Old Kathy (sometimes called Kattie or Katy) lived from 1775 until 1823. She is the only witch from North Yorkshire to have her individual likeness preserved. The doll was made over a century ago and formed part of schoolmaster John Hall's collection of visual aids for giving local history lessons.
The doll is still on display in Whitby Museum, Pannett Park.
Monday, 23 November 2009
Wednesday, 18 November 2009
Monday, 9 November 2009
The remaining Kingdom is Fungi. Unlike plants, Fungi cannot produce their own food by photosynthesis. Instead they absorb nutrients from their surroundings. They do not need the sun and they thrive in dark, damp places. Hence the black mould around your bath, the white coat of fluff on that orange that's been in the fruit bowl too long, and nasty, itchy Athlete's Foot.
Nevertheless a short Autumn walk in an area of woodland such as that around Falling Foss can yield beautiful examples of Fungi. The old deciduous trees around the waterfall (largely oak, birch and ash etc.) provide ample sustenance, whether alive or dead and decaying. Also the leaf litter that blankets the forest floor in Autumn hides many interesting surprises if you take time to look.
Thursday, 29 October 2009
These words describe the disastrous floods of 1828 which not only swept away this bridge, but many others along the Esk valley. Because of the topography of the valley, particularly it's trough like shape and the various dales ( Westerdale, Danbydale, Glaisdale etc.) which feed into it, the water level is prone to quickly rise and equally quickly subside.
This postcard shows a photograph of Ruswarp Bridge sometime before the floods of 1930, when on 23rd of July the waters rose to 5ft 2in in the upper room of The Bridge Inn. This bridge was also washed away during that terrible downpour when approximately 80 million tons of water were fed into the Esk valley in less than three days.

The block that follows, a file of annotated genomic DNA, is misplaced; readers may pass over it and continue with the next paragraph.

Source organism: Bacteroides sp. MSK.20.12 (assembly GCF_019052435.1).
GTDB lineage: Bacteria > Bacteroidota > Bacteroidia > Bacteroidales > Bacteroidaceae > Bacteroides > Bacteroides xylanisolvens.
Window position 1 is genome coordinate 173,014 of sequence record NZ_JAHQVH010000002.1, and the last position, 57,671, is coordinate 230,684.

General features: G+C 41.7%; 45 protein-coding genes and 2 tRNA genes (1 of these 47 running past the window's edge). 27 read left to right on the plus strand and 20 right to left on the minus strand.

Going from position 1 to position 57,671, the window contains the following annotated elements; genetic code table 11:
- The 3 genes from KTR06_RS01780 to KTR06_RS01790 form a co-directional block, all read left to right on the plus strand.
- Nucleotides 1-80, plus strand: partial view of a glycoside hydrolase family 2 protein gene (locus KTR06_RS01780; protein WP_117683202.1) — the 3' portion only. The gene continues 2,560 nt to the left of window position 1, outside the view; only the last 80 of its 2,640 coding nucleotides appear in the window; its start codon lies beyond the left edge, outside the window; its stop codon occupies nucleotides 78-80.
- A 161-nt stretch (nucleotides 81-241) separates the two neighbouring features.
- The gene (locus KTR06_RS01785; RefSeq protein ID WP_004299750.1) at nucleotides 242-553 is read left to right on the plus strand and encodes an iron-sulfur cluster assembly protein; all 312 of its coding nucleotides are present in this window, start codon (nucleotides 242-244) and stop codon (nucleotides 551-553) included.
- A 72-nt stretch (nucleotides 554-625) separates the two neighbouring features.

This of course is the imposing and reassuringly sturdy looking iron bridge spanning the Esk at Ruswarp today. Reputedly made from iron supplied by the same company that supplied the iron for the Sydney Harbour Bridge.
The postcards are from the collection of Mark Lines.
Additional information from Ruswarp, A Brief History by Alan Whitworth,(Culva House Publications 2004)
The bridge during the 1930 floods
Wednesday, 28 October 2009
Tuesday, 27 October 2009
A relic of the time when it was considered wise to brick a live cat within the walls or chimney of a newly built dwelling to ward off witches and their familiars.
The practice was probably especially necessary in Whitby, because as late as the census of 1816 seven women gave their occupation as sorceress or fortune teller.
Builders have come across these wizened amulets all over the country. The Red Cat Hotel in Norfolk takes it's name from one of these mummified felines. Examples can also be seen in museums such as Portland in Dorset and Keswick in Cumbria.